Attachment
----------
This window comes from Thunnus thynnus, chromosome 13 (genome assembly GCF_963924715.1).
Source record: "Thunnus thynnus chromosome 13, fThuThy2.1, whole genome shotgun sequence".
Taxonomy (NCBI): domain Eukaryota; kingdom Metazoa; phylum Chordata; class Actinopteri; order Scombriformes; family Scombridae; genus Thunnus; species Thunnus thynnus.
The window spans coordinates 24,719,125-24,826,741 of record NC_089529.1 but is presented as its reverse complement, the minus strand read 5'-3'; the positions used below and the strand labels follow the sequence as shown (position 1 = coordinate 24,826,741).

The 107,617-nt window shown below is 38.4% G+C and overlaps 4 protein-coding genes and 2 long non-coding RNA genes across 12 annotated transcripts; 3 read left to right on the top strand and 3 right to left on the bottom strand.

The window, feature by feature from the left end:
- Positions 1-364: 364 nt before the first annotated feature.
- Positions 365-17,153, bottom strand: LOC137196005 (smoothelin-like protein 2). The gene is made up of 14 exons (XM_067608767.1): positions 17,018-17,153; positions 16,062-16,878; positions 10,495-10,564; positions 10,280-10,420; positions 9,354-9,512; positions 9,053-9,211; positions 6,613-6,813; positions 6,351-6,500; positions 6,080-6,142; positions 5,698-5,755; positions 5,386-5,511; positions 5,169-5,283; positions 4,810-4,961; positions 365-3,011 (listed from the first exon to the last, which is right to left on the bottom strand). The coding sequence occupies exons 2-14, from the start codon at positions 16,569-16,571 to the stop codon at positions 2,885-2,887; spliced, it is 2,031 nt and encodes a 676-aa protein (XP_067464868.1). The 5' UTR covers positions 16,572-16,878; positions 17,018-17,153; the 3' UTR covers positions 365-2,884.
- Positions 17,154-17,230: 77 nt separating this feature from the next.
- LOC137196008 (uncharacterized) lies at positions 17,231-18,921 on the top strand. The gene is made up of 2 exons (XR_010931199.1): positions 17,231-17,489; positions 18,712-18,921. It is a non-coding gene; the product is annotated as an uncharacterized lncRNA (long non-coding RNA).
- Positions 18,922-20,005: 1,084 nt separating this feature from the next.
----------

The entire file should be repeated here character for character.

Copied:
This window comes from Thunnus thynnus, chromosome 13 (genome assembly GCF_963924715.1).
Source record: "Thunnus thynnus chromosome 13, fThuThy2.1, whole genome shotgun sequence".
Taxonomy (NCBI): domain Eukaryota; kingdom Metazoa; phylum Chordata; class Actinopteri; order Scombriformes; family Scombridae; genus Thunnus; species Thunnus thynnus.
The window spans coordinates 24,719,125-24,826,741 of record NC_089529.1 but is presented as its reverse complement, the minus strand read 5'-3'; the positions used below and the strand labels follow the sequence as shown (position 1 = coordinate 24,826,741).

The 107,617-nt window shown below is 38.4% G+C and overlaps 4 protein-coding genes and 2 long non-coding RNA genes across 12 annotated transcripts; 3 read left to right on the top strand and 3 right to left on the bottom strand.

The window, feature by feature from the left end:
- Positions 1-364: 364 nt before the first annotated feature.
- Positions 365-17,153, bottom strand: LOC137196005 (smoothelin-like protein 2). The gene is made up of 14 exons (XM_067608767.1): positions 17,018-17,153; positions 16,062-16,878; positions 10,495-10,564; positions 10,280-10,420; positions 9,354-9,512; positions 9,053-9,211; positions 6,613-6,813; positions 6,351-6,500; positions 6,080-6,142; positions 5,698-5,755; positions 5,386-5,511; positions 5,169-5,283; positions 4,810-4,961; positions 365-3,011 (listed from the first exon to the last, which is right to left on the bottom strand). The coding sequence occupies exons 2-14, from the start codon at positions 16,569-16,571 to the stop codon at positions 2,885-2,887; spliced, it is 2,031 nt and encodes a 676-aa protein (XP_067464868.1). The 5' UTR covers positions 16,572-16,878; positions 17,018-17,153; the 3' UTR covers positions 365-2,884.
- Positions 17,154-17,230: 77 nt separating this feature from the next.
- LOC137196008 (uncharacterized) lies at positions 17,231-18,921 on the top strand. The gene is made up of 2 exons (XR_010931199.1): positions 17,231-17,489; positions 18,712-18,921. It is a non-coding gene; the product is annotated as an uncharacterized lncRNA (long non-coding RNA).
- Positions 18,922-20,005: 1,084 nt separating this feature from the next.